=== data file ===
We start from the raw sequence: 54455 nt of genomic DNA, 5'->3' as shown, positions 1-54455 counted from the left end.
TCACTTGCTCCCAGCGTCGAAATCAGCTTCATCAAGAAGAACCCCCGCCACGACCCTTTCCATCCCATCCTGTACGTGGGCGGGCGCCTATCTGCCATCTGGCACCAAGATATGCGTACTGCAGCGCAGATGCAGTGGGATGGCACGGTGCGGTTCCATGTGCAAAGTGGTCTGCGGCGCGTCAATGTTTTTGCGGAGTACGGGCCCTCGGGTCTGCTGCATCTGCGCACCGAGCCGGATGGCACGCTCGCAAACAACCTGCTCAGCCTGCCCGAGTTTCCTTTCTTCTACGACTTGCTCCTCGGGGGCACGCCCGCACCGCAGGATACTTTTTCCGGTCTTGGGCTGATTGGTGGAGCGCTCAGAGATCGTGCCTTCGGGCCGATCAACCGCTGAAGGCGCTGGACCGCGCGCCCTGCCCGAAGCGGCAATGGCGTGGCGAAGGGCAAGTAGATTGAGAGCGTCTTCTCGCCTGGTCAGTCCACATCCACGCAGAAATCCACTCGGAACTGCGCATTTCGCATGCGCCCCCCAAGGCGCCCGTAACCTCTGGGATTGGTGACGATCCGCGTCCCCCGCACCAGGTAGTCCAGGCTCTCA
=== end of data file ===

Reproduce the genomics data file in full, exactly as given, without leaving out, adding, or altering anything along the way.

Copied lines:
We start from the raw sequence: 54455 nt of genomic DNA, 5'->3' as shown, positions 1-54455 counted from the left end.
TCACTTGCTCCCAGCGTCGAAATCAGCTTCATCAAGAAGAACCCCCGCCACGACCCTTTCCATCCCATCCTGTACGTGGGCGGGCGCCTATCTGCCATCTGGCACCAAGATATGCGTACTGCAGCGCAGATGCAGTGGGATGGCACGGTGCGGTTCCATGTGCAAAGTGGTCTGCGGCGCGTCAATGTTTTTGCGGAGTACGGGCCCTCGGGTCTGCTGCATCTGCGCACCGAGCCGGATGGCACGCTCGCAAACAACCTGCTCAGCCTGCCCGAGTTTCCTTTCTTCTACGACTTGCTCCTCGGGGGCACGCCCGCACCGCAGGATACTTTTTCCGGTCTTGGGCTGATTGGTGGAGCGCTCAGAGATCGTGCCTTCGGGCCGATCAACCGCTGAAGGCGCTGGACCGCGCGCCCTGCCCGAAGCGGCAATGGCGTGGCGAAGGGCAAGTAGATTGAGAGCGTCTTCTCGCCTGGTCAGTCCACATCCACGCAGAAATCCACTCGGAACTGCGCATTTCGCATGCGCCCCCCAAGGCGCCCGTAACCTCTGGGATTGGTGACGATCCGCGTCCCCCGCACCAGGTAGTCCAGGCTCTCA